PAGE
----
It is therefore, necessary for colleges to develop the capacity and skills used in the performance of operational personnel that meets the strategic management needs of the institution. As part of the human resources strategy it is necessary to prepare them to learn the skills necessary to manage an organization, both for the present and future (Werner and Desiimon, 2006).

In another earlier investigation into Thai vocational college management’s strategy and how this influenced the administrator’s leadership skills and effectiveness, research conducted by Gerawatanakaset (2008) determined that there were seven major factors to be considered in the development of the strategic plan for vocational education. These consisted of politics, economy, society, culture, environment, technology and management and administration. This study however, took made some variations to Gerawatanakaset (2008) study and explored the issues of education quality, information, education promotion, manpower, management and connections.

Both studies therefore, determined that strategic management of the organization has a direct relationship influencing the learning environment. Additionally, this study indicated that secondary roles having positive influences on strategic management as well. Additionally, private vocational college management with strategic vision had a direct relationship on effective management and productivity of private vocational colleges.

Schofield (1991) stated that it is difficult to be precise about trends in institutional decision-making due to the wide range of differences between higher education systems. Traditional collégial methods of decision-making through bodies consisting largely of academic members have been subject to considerable criticism for a number of reasons which include slowness, a lack of decisiveness and a focus that is inward and on the institution rather than being externally oriented (Lockwood, 1985). Institutions have responded to such criticisms in different ways but in some countries attempts have been made to streamline decision-making, for example by reducing the number of decision-making committees and their powers, replacing academic control with management action on some non-academic matters, placing greater emphasis on the accountability of decision makers and so on.

Private vocational schools need to build a reputation aimed at improving the quality of continuing educational services such as enhancing the image and reputation of the organization through various means such as advertising and the participation in social activities. These factors influence the critical events that persuade customers (the students) which results in clients (the students) to build confidence and a decision to use the educational enterprise.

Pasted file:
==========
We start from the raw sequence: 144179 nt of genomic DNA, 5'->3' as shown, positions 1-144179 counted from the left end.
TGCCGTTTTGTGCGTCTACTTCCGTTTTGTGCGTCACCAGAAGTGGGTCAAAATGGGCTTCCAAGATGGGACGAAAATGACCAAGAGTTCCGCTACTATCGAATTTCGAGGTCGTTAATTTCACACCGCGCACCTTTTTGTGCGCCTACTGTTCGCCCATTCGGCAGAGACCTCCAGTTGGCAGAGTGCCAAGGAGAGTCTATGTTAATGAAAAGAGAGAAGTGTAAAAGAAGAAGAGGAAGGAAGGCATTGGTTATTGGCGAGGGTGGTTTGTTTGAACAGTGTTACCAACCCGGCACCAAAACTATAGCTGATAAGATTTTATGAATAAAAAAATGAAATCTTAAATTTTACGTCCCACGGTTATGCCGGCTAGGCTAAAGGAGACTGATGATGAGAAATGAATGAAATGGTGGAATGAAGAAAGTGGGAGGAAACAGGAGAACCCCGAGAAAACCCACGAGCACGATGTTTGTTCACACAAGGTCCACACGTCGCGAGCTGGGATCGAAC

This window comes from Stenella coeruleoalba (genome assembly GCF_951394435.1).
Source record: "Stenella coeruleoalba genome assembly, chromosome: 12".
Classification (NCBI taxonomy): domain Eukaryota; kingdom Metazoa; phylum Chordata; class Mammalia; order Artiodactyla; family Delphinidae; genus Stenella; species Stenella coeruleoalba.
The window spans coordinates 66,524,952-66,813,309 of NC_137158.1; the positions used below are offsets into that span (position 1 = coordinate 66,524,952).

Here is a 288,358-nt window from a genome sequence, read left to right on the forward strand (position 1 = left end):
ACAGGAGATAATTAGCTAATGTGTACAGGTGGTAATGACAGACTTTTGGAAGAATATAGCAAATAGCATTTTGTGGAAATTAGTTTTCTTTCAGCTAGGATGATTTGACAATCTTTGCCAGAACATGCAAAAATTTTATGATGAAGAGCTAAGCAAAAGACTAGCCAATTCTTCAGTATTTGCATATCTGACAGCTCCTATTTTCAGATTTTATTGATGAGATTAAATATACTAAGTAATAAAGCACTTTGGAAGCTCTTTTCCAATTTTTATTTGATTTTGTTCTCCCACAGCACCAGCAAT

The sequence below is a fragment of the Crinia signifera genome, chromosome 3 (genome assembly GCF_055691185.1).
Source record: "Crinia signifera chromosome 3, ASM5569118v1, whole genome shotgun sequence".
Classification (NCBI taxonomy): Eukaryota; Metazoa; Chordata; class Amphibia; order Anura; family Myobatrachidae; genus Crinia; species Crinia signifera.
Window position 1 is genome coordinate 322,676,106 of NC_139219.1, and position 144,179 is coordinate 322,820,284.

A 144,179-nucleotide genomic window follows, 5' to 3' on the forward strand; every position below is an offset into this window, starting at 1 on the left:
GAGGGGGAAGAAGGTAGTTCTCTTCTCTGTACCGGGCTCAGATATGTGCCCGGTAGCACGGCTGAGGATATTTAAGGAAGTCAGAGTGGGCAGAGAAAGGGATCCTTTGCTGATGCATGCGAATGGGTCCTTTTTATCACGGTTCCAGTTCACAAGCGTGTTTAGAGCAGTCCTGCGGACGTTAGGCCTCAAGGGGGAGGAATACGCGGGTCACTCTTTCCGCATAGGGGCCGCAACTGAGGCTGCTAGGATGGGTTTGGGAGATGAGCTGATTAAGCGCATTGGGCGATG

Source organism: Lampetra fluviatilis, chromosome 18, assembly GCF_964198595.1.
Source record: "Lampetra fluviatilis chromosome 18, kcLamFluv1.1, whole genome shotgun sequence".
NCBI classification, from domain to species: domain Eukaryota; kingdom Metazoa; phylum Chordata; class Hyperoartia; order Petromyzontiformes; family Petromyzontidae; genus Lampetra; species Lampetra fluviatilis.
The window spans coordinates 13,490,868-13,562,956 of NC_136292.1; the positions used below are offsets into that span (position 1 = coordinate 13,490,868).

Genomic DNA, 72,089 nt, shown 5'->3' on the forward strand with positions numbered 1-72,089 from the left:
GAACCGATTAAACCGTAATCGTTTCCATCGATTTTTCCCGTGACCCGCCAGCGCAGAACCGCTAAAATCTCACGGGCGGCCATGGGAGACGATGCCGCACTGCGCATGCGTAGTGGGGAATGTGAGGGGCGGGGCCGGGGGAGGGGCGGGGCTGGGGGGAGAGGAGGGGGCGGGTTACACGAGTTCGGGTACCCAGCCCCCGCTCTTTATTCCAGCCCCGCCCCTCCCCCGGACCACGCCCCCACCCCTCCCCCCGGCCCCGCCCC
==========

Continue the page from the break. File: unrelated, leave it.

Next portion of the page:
The key issues that influence the performance of private vocational colleges has been outlined in this study and if implemented can be effective tools towards an organization’s strategic management and innovation management leading to better and more effective management. Collaboration and communications between management, state and provincial agencies and staff is an important factor in every step which helps determine the overall strategy and operational efficiency along with sustainable growth.

CONCLUSION

Thailand’s office of the Vocational Education Commission is working out two major measures that will help Thai vocational students prepare for the arrival of the soon-to-be ASEAN Community. The first consisting of a survey on the labor demand in ASEAN member countries, with the second part consisting working with entrepreneurs in the industrial sector so that vocational students can be trained in various workplaces, so that they will have knowledge and work experience in line with the needs of the manufacturing sector. Cooperation with entrepreneurs also involves educational management to improve the quality of the workforce as well as placing a greater emphasis on vocational education in order to produce more trained personnel, who are now in short supply.

The arrival of the ASEAN Community will open up greater opportunities for Thai and ASEAN professionals and skilled workers to work in various countries in this region with young Thais becoming more interested in working in other ASEAN countries as they gain a better understanding about ASEAN through the vocational education system. Strategic vision and innovation are therefore viewed as keys to how well management can effectively implement the educational and technical training requirements for.

Administrative and technical college organizational polices should therefore foster the participation of personnel in all stages of policy development and practice that meet the nation and ASEAN’s needs. Benefits to each party should be clearly defined and stated with goals at every step clearly transparent from the private to the public sector which will contribute to the efficient and sustainable management of the nearly 1 million Thai private and public school vocational students.